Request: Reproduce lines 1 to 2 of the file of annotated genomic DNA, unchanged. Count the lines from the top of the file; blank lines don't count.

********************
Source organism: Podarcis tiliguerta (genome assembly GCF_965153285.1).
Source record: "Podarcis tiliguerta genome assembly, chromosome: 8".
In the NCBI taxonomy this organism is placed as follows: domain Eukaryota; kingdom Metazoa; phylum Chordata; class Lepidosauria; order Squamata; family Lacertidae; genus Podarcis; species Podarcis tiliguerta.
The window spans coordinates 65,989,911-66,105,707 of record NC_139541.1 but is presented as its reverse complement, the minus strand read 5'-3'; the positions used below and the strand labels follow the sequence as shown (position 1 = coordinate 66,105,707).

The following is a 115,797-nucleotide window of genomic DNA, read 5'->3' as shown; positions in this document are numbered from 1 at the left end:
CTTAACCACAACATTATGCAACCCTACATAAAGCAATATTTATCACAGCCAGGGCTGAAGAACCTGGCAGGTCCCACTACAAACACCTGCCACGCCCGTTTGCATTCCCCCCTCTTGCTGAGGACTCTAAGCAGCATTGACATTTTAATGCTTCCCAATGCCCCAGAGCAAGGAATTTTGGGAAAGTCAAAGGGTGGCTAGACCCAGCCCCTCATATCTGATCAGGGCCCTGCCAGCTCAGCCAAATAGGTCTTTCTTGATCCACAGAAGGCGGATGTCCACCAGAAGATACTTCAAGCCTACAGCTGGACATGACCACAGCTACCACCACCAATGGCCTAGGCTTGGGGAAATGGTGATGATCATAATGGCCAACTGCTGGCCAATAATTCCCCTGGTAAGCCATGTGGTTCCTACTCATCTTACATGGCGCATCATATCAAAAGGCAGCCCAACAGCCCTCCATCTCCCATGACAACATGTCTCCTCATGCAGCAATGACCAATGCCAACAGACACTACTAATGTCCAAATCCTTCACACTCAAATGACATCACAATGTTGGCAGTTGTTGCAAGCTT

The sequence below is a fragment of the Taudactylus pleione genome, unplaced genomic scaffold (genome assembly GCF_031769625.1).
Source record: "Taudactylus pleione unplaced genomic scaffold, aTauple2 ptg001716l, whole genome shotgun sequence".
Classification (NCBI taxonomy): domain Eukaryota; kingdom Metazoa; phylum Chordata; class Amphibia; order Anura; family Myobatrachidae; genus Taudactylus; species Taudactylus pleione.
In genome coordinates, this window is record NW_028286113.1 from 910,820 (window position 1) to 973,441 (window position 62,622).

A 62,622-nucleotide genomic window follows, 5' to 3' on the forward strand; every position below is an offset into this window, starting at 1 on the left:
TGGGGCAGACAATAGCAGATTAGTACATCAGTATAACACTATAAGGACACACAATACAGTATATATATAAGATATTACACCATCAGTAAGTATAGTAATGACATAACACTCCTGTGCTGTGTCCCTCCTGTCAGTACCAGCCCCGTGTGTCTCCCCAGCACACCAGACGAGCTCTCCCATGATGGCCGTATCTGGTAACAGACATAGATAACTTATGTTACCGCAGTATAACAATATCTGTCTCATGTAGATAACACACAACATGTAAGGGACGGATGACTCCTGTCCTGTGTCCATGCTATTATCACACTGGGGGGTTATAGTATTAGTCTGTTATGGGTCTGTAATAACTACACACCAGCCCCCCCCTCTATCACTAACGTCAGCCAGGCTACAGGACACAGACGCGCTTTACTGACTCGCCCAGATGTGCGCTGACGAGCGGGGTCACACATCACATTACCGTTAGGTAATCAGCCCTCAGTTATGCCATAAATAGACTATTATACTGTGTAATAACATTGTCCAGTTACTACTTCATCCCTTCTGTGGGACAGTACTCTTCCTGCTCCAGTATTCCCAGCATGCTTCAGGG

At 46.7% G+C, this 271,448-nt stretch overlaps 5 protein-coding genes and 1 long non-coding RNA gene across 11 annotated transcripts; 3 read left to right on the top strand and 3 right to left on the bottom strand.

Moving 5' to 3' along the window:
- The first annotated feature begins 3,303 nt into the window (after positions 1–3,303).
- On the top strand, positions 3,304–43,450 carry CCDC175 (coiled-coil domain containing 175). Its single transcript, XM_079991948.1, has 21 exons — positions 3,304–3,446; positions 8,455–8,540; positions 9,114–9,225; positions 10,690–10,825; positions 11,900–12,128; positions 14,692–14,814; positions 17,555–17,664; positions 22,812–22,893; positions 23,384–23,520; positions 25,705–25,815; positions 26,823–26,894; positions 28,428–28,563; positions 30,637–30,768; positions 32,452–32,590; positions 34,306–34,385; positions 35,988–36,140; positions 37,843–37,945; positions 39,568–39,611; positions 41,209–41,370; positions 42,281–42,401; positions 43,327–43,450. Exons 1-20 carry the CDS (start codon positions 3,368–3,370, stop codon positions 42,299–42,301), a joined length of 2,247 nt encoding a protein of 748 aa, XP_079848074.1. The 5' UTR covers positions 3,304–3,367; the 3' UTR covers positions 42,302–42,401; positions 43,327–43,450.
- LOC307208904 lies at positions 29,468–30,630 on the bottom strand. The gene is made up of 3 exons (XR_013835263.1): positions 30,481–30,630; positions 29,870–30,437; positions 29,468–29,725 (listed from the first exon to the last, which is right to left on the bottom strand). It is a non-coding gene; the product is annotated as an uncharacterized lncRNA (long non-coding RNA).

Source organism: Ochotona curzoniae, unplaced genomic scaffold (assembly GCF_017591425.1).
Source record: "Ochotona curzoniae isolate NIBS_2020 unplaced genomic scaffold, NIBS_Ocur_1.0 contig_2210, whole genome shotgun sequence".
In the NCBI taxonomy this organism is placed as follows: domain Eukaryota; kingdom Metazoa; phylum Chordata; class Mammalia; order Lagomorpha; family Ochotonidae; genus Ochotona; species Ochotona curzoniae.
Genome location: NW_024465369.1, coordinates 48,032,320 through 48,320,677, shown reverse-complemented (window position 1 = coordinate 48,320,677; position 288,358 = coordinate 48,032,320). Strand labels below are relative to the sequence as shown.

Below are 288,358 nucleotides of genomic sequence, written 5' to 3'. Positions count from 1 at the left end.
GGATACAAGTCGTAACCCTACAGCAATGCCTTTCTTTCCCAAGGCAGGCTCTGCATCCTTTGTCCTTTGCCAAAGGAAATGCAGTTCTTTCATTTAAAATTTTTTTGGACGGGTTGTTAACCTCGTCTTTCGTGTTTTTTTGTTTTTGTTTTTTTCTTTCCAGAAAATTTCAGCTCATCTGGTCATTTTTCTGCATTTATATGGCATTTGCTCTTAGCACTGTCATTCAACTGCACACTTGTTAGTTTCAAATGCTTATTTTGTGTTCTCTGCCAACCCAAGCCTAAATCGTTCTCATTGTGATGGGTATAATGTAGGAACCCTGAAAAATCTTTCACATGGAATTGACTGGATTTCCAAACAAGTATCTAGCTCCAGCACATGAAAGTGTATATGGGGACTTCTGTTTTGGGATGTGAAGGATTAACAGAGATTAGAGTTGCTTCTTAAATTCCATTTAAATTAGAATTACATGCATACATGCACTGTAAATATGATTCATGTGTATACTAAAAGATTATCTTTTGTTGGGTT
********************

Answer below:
Source organism: Podarcis tiliguerta (genome assembly GCF_965153285.1).
Source record: "Podarcis tiliguerta genome assembly, chromosome: 8".